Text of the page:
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    I always believe the key to a great villain (no matter the flavor) is credibility. In an essence, this means that whatever they do (be it actions, words or otherwise) is not only believable but also can be empathized with.

    With an established reputation, demeanor, physical prowess, or what have you, credibility is what separates the memorable villains (like Darth Vader) from the forgettable ones.
     
  18. Infinitytruth
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    Infinitytruth Senior Member

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    Sense of humor
     
  19. Killer300
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    Killer300 Active Member

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    1. What makes a great villain great? A villain who is barely distuinguisable, morality wise, from the main character. One so grey that people are torn between the two. It also helps, of course, if the character is really cool, but that's only cream for the cake.
    2. What are the best villains? The Anti-Villain, all the way.
    3.Do you perfer a villain you can sympthisis with OR one you hate with a passion and wish would just die? The first, as can seen by my previous answer, but I want more than that. I don't just want sympathy, I want EMPATHY.
    4.other thoughts/comments about villains? Villains should be treated as full characters, just like the hero, which means lots of depth, especially about their motivations. The reader should be torn between the two, hopelessly.
     
  20. Reggie
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    Reggie I Like 'Em hot "N Spicy Contributor

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    When the villian has a goal and opposition that is linked to the main character's goal and opposition, the villian would try to hurt the protagonist in a way to reach his goal (the pain doesn't have to be phsycial). For instance, if the protagonsit's goal is to win the NBA chanpionship, the antagonist's goal may be to win the bowling game. However, in order for the protagnist to get to the championship, he must win a certain amount of games. The antagonsit, on the other hand, may not have a bowling ball of his own, but the protagonist has a basketball of his own. Therefore, the villian may notice that the protagnist has a bowling ball he left behind him when he used to play bowling when he was little or something. The villian may steal the bowling ball. Then, when bowling rivary comes up, the main character may be asked to join, since he was the best bowler, until the villian stole his ball. (This may be a bad example, but I think this what makes the villain a good villian, is when both the main character and villian has an opposition against each other. Conflict arises when the main character loses the game because his ball is stole, so they both may become antigonist when the main character gets revenge against the antagonist. To put it on top of that, the main character may lose the NBA chapionship since he switched back to bowling to enter the rivary game.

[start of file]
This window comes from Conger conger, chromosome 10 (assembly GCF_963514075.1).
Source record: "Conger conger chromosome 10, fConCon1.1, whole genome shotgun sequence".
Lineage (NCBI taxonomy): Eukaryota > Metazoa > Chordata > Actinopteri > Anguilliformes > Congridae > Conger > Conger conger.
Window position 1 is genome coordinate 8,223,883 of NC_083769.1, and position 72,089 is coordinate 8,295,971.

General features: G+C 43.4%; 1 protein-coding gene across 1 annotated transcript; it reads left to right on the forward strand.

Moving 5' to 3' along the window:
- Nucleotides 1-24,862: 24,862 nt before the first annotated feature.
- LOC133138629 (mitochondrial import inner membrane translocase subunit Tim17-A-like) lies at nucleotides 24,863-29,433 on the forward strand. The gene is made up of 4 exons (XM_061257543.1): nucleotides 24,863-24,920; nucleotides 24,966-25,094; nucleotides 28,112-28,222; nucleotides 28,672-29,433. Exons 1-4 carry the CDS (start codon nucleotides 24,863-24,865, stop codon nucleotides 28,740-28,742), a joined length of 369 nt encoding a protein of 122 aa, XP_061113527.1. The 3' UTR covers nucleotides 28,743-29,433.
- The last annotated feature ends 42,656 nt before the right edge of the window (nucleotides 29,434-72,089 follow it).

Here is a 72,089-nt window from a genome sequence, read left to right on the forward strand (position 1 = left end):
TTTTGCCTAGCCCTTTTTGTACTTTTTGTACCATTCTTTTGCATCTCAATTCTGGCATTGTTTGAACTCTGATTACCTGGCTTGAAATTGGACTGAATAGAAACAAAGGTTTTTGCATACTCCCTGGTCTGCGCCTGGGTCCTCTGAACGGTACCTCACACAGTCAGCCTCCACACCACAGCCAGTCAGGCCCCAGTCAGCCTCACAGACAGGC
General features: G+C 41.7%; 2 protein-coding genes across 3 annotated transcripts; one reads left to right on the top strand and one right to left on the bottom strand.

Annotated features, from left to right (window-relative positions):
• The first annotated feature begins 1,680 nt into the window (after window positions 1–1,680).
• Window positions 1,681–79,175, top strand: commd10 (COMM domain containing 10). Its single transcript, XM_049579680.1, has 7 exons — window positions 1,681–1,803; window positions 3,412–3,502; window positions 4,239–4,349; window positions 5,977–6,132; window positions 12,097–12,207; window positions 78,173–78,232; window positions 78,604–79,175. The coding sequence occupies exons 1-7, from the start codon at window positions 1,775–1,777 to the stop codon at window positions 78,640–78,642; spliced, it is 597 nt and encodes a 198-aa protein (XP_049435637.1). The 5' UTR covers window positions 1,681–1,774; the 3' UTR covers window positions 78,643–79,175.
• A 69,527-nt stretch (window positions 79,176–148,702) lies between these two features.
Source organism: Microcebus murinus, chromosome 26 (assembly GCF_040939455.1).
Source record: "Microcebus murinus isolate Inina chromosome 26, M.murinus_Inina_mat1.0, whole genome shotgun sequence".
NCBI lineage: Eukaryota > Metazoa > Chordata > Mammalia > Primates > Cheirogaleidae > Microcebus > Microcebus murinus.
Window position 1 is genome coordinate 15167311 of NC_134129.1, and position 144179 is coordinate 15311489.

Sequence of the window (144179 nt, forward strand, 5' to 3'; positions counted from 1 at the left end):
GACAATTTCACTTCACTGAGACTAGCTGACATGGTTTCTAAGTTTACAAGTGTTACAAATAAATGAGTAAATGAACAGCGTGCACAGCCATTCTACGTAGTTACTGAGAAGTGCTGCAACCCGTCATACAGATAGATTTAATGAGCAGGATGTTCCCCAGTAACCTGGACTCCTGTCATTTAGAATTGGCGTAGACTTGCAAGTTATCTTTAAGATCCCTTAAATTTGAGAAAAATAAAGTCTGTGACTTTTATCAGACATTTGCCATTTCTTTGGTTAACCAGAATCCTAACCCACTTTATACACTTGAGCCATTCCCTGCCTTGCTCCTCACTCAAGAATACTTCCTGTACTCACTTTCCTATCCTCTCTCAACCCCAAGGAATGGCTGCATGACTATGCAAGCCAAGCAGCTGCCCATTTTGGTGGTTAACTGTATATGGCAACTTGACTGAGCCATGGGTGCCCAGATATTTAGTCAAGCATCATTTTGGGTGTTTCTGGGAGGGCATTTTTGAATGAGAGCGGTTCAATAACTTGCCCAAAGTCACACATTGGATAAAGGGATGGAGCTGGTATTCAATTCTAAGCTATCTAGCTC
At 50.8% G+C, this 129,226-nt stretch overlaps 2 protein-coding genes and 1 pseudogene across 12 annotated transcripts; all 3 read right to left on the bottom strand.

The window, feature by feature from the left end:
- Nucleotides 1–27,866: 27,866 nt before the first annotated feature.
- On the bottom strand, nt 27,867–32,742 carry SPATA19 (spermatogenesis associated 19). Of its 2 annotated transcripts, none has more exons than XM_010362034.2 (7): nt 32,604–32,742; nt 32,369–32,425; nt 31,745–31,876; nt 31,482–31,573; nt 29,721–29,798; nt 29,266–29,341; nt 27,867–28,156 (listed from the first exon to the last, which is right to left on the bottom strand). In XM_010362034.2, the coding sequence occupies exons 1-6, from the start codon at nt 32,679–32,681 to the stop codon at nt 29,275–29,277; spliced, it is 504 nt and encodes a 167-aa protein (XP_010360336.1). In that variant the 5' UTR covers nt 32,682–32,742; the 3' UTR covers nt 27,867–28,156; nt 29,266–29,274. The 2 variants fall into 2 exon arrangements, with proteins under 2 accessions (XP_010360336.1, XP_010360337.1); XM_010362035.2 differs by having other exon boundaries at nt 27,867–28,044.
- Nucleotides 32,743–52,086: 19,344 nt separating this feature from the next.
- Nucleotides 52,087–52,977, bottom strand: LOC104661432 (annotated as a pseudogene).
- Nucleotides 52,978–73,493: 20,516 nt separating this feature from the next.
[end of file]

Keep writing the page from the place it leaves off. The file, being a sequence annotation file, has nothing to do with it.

I don't often read books, but I would have to say that there are some good villians in a movie, though I really don't know who they are by name.

    I would have to say both, because the villian and the protagonist may both learn from something. Let's go back to the basketball and bowling example. They may learn that the main character and the villain has something in common, that the main character used to play bowling when he was little until he switched to basketball.

    Villains doesn't always have to be villians, and protagonist can also turn out to be villians, since both the antagonist and protagnost have something to fight against. What makes a good villian only occurs to me when they both have oppositions that are directly linear to each other.
     
  21. psychotick
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    psychotick Contributing Member Contributor

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    Hi,

    For me a villain has to be a little more then two dimensional. I don't necessarily want to empathise with him, but understand him a little.

    There's also a line they can't really cross. They have to have some weakness. An unstoppable force of nature is frightening, but its also a story killer. So the Borg were a mess. One Borg lands on a planet, and the world is gone. They were unbeatable. So it really irked the heck out of me when the Federation kept fighting them, and ultimately even holding them back - it simply wasn't possible given what they were.

    The joker from the dark knight annoyed me too. Mainly because I had no idea at all how he was doing it. He decried planning, didn't do it, and yet was everywhere, all at once consistently beating batman up. Its bad enough when the pretty blond runs away screaming, and the bad guy just walks and yet is always right on her tail. Villains have to be at least a little real.

    Also one other trait, not so necessary if the villain can show some redemption, but with the truly horrible ones, they have to die. I loved Heroes, have all the dvd's but Sylar I wanted dead. Very dead. He was horrible, sadistic and evil, and I didn't give a toss that he had a bad background, I needed the satisfaction of knowing he was finally gone for good.